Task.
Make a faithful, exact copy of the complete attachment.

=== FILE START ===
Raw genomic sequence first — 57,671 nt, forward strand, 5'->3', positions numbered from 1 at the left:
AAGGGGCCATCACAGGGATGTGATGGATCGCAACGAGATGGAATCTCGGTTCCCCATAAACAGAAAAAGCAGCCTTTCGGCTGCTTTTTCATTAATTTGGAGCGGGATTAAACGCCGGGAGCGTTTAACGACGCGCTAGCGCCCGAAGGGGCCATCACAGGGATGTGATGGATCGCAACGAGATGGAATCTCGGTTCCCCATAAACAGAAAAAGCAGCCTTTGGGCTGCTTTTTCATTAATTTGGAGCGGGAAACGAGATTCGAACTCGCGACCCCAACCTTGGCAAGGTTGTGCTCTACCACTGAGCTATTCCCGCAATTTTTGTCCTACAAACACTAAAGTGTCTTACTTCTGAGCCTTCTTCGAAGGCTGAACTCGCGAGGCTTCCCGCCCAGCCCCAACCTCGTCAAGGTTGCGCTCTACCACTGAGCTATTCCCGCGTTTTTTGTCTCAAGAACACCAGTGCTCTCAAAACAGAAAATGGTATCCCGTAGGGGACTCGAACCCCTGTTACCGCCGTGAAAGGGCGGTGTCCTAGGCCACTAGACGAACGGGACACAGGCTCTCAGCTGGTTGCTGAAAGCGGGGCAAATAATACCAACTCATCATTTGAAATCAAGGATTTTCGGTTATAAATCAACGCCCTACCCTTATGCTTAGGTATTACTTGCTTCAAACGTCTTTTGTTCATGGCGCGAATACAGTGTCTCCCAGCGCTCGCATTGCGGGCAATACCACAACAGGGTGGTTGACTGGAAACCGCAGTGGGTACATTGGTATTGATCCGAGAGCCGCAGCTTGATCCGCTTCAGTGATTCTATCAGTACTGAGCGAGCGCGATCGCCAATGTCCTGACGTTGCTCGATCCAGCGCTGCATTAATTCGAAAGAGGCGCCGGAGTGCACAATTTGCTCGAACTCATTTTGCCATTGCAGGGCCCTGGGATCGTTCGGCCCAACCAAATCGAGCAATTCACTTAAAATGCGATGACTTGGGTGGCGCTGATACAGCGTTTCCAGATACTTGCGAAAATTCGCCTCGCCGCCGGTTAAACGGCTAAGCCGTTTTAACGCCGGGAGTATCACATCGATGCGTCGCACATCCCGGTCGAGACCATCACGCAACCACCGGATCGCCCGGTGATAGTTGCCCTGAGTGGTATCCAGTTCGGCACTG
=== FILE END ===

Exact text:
Raw genomic sequence first — 57,671 nt, forward strand, 5'->3', positions numbered from 1 at the left:
AAGGGGCCATCACAGGGATGTGATGGATCGCAACGAGATGGAATCTCGGTTCCCCATAAACAGAAAAAGCAGCCTTTCGGCTGCTTTTTCATTAATTTGGAGCGGGATTAAACGCCGGGAGCGTTTAACGACGCGCTAGCGCCCGAAGGGGCCATCACAGGGATGTGATGGATCGCAACGAGATGGAATCTCGGTTCCCCATAAACAGAAAAAGCAGCCTTTGGGCTGCTTTTTCATTAATTTGGAGCGGGAAACGAGATTCGAACTCGCGACCCCAACCTTGGCAAGGTTGTGCTCTACCACTGAGCTATTCCCGCAATTTTTGTCCTACAAACACTAAAGTGTCTTACTTCTGAGCCTTCTTCGAAGGCTGAACTCGCGAGGCTTCCCGCCCAGCCCCAACCTCGTCAAGGTTGCGCTCTACCACTGAGCTATTCCCGCGTTTTTTGTCTCAAGAACACCAGTGCTCTCAAAACAGAAAATGGTATCCCGTAGGGGACTCGAACCCCTGTTACCGCCGTGAAAGGGCGGTGTCCTAGGCCACTAGACGAACGGGACACAGGCTCTCAGCTGGTTGCTGAAAGCGGGGCAAATAATACCAACTCATCATTTGAAATCAAGGATTTTCGGTTATAAATCAACGCCCTACCCTTATGCTTAGGTATTACTTGCTTCAAACGTCTTTTGTTCATGGCGCGAATACAGTGTCTCCCAGCGCTCGCATTGCGGGCAATACCACAACAGGGTGGTTGACTGGAAACCGCAGTGGGTACATTGGTATTGATCCGAGAGCCGCAGCTTGATCCGCTTCAGTGATTCTATCAGTACTGAGCGAGCGCGATCGCCAATGTCCTGACGTTGCTCGATCCAGCGCTGCATTAATTCGAAAGAGGCGCCGGAGTGCACAATTTGCTCGAACTCATTTTGCCATTGCAGGGCCCTGGGATCGTTCGGCCCAACCAAATCGAGCAATTCACTTAAAATGCGATGACTTGGGTGGCGCTGATACAGCGTTTCCAGATACTTGCGAAAATTCGCCTCGCCGCCGGTTAAACGGCTAAGCCGTTTTAACGCCGGGAGTATCACATCGATGCGTCGCACATCCCGGTCGAGACCATCACGCAACCACCGGATCGCCCGGTGATAGTTGCCCTGAGTGGTATCCAGTTCGGCACTG